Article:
Update: The writer’s block prevails. Hurray!
The countryside must be preserved
(Preferably miles away from me)
Neat hectares of the stuff reserved
For those in need of flower or tree.
I’ll make do with landscape paintind
Film documentaries on TV
And when I need to escape, panting,
Then open-mouthed I’ll head for the sea.
Let others stroll and take their leisure
In grasses that wade up to their knees
For I derive no earthly pleasure
From the green green rash that makes me sneeze.
– Roger McGough, obviously not a countryside lover.
When I first read the first line of this poem, I had half a mind to ignore the rest. But the brackets in the second line made me say- ‘Fine one more line’. Oh wait? Miles AWAY from me? My first thought was that I hadn’t properly understood the line. Maybe it was deep. So I went through it twice over and realised to my greatest satisfaction that dangerous humour, I repeat, dangerous humour is not yet dead. Wuahahaha! Hi-five if you had a similar experience!
I can’t remember what this poem was titled in the original place I read it. But I can guarantee it wasn’t Countryside because then even the first line would never have gained my audience. Because I am no fan of countrysides. (And like McGough, I too am a VERY ocean person. Though nearer to shore.) I have long found poems and prose on the country overrated. And even if one just has to write on the endless stretches of plain crop, a better title is a must. (By the way, any one still on the same page as me, and disliking countrysides similarly, could try sleeping when you need to pass it.)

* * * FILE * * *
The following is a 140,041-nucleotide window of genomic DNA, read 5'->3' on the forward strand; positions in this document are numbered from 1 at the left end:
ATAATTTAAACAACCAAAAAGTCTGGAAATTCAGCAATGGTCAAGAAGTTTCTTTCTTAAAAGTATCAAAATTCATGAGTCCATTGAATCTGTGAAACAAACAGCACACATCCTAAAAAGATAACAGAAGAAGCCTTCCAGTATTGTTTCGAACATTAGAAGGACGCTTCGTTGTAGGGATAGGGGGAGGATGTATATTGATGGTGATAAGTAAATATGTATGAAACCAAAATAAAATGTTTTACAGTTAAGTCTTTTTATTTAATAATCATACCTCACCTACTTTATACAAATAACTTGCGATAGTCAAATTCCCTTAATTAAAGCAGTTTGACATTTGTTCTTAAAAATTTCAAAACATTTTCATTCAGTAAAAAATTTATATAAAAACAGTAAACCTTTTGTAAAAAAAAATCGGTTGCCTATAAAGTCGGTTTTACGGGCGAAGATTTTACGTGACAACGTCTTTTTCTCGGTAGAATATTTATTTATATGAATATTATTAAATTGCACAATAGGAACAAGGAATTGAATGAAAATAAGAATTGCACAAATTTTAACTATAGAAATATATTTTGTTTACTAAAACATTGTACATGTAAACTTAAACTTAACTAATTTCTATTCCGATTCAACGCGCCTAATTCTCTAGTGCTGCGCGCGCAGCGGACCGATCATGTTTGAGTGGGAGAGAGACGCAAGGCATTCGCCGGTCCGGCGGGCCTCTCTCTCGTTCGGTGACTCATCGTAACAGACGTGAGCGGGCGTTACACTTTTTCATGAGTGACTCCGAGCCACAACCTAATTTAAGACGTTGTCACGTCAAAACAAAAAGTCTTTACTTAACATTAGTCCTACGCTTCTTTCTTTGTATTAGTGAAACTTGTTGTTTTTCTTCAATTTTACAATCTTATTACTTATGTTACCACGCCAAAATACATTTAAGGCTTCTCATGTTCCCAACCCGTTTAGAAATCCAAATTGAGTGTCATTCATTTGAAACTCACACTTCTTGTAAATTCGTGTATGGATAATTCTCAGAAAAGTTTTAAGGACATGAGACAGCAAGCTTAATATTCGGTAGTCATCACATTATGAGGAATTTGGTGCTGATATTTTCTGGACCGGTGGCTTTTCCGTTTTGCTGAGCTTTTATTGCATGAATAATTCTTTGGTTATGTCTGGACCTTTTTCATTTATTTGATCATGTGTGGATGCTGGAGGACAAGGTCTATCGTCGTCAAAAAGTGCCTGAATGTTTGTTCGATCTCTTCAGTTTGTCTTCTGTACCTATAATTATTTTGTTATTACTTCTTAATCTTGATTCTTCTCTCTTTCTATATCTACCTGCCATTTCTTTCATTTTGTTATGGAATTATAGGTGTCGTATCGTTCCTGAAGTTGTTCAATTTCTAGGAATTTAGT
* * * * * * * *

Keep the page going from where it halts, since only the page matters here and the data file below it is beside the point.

Back to Roger McGough. It’s obvious he cares not for the countryside. That is, the narrator McGough, because we can never really judge an author on his creations, specially poems. That would require a great deal of background check, which I, honestly, don’t have time or patience for.
Roger McGough’s poem was gently titillating, a good read. But nothing as spectacular as yesterday’s The Oyester. That was one real string of words.
But I get to my main point. This was a gentle panning, fine. And if Roger McGough was in the government, he might have made some likewise changes, still fine. But what about writing that has much more dangerous implications than this? What about influential writers, and revered literary geniuses that affect their readers so deeply? I know because I love Jeffrey Archer, and I just realised, that if he had (or indeed has) tried to make me partial against the Prison Service through his diaries, I know I wouldn’t have questioned much.
Roger McGough, I can only say to you- cute poem. But I hope your views on other topics and themes do not often take similar lines.